Implications of changes to Melbourne’s Planning SchemeSeptember 14, 2015 / By
The Melbourne City precinct has been the location of some ambitious development applications, which may be pared down given the recent introduction of mandatory planning controls.
The first overhaul of Melbourne’s Planning Scheme over the Capital City Zone since 1999 was announced on 4th September. This has been through the recent introduction of built form provisions under Amendment C262. Set to make a significant impact on future developments, it seeks to achieve more equitable and consistent development rights of CBD allotments.
New mandatory controls will remain active and enforceable for the coming year. Following a period of public consultation, Amendment C262 will either become a permanent long term provision or cease on the 4th September 2016. The interim controls are not retrospective so all applications lodged prior to September 4th 2015 will not be subject to the new controls.
Previous discretionary height controls will now become mandatory and vary depending on precinct. The Capital City Zone, Former Fishmarket Site Northbank, River Environs, Southbank and Bourke Hill precincts will all be subject to these provisions.
Mandatory overshadowing and wind analysis controls have further become compulsory across the CBD. This is specifically intended to preserve light and open space in public areas such as the Shrine of Remembrance, Flagstaff Gardens and Yarra River.
It is the inclusion of Mandatory Podium heights, setbacks requirements and site plot ratio that has perhaps sparked the greatest controversy to developers and the media.
Podium heights – restricted to 40 metres
- Street setback above podiums – minimum of 5 metres.
- Tower setback to all boundaries for buildings – minimum 5 metres for buildings < 100m high and 5% of overall building height for those > 100m.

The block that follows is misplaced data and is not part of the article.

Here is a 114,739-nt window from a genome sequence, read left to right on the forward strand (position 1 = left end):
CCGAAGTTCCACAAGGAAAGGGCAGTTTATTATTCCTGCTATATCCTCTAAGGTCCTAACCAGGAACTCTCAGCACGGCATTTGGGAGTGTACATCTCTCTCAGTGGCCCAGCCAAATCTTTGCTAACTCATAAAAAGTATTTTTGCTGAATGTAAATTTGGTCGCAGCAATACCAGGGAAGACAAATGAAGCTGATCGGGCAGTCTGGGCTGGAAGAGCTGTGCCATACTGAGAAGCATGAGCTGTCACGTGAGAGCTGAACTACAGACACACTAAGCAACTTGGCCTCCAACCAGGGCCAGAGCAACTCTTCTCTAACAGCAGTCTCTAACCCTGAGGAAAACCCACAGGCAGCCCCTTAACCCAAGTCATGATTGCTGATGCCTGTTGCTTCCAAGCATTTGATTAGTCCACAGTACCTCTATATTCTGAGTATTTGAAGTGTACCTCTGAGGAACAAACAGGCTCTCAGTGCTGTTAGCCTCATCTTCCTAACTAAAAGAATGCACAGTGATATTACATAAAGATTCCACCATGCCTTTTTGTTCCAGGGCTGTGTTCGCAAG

NEW discretionary Plot ratio of 24:1
- Developments within the Capital City Zone will now be limited to a plot ratio of 24:1. Developers can waive such provision given they provide offsets such as open space in their development projects.
Implications for owners and investors
The greatest impact is likely to be felt on smaller blocks where set back requirements and plot ratio make projects unviable.
Amendment C262 will have varied implications across Melbourne’s CBD. The 40 metre podium height restriction will require an alteration of car parking design in some residential developments. This could be a significant issue in locations where the water table restricts basements.
Owners of sites with planning approval will not be subject to the new controls. However, if construction is delayed and the permit expires, then any subsequent permit application will be subject to the revised rules.
Additionally, there is concern that this unexpected announcement has the potential to unsettle investor confidence and certainty in this market place.
More on 'Residential' in 'Australia'
- Will rental regulation be effective in Australia?October 10, 2022
- Australia’s apartment rental markets ‘post’ COVIDFebruary 15, 2022
- Will affordability support apartments in Australia?January 18, 2022
- Escalating construction costs cloud Australia’s apartment outlookAugust 31, 2021
- SEQ residential rebound gains momentumJune 15, 2021